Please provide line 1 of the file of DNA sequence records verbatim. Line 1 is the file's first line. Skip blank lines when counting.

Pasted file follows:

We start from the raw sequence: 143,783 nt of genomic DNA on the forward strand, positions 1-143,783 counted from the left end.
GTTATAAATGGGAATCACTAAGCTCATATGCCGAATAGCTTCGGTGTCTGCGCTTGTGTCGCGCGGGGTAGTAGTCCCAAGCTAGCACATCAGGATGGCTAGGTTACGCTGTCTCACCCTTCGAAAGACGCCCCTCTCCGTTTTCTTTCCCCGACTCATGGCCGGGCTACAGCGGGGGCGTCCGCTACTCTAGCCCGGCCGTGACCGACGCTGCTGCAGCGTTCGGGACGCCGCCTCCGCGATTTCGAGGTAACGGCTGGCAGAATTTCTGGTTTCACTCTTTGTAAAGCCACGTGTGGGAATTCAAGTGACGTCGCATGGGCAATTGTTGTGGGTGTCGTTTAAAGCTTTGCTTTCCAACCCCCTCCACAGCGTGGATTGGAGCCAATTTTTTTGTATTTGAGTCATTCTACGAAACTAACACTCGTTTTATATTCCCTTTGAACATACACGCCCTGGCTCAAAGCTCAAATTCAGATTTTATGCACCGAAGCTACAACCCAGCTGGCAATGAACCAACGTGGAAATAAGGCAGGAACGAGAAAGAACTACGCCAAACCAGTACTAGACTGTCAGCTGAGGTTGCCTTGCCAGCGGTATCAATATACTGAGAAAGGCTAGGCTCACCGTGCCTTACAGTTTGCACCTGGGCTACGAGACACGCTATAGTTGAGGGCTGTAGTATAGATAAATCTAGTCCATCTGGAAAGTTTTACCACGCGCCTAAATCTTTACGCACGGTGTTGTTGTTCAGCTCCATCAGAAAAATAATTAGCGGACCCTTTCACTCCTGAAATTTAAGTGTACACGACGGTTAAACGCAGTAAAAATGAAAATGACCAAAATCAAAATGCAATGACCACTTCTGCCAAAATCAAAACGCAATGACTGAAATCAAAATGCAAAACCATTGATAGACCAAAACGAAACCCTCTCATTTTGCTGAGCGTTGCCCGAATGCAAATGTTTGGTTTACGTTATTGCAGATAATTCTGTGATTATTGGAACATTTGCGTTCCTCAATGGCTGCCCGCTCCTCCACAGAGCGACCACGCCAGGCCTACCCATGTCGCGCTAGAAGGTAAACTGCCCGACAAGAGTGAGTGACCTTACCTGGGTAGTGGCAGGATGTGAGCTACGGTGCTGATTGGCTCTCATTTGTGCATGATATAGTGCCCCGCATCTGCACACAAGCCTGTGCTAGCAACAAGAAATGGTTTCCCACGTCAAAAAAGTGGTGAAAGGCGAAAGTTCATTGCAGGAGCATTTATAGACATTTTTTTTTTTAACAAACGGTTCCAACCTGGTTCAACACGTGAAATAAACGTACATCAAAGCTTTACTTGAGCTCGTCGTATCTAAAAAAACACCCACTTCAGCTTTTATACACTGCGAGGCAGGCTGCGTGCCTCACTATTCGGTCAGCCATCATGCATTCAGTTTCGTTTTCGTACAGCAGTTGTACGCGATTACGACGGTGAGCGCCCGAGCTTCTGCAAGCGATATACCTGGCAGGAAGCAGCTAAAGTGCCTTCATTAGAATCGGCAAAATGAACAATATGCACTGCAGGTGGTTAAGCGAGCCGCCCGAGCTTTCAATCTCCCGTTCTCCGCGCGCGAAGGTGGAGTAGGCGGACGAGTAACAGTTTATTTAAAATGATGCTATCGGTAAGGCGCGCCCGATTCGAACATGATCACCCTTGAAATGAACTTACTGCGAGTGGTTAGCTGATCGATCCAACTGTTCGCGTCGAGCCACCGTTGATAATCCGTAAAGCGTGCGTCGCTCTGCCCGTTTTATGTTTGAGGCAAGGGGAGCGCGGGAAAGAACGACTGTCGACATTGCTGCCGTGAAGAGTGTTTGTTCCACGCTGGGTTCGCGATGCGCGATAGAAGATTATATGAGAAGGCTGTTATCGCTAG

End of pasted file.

We start from the raw sequence: 143,783 nt of genomic DNA on the forward strand, positions 1-143,783 counted from the left end.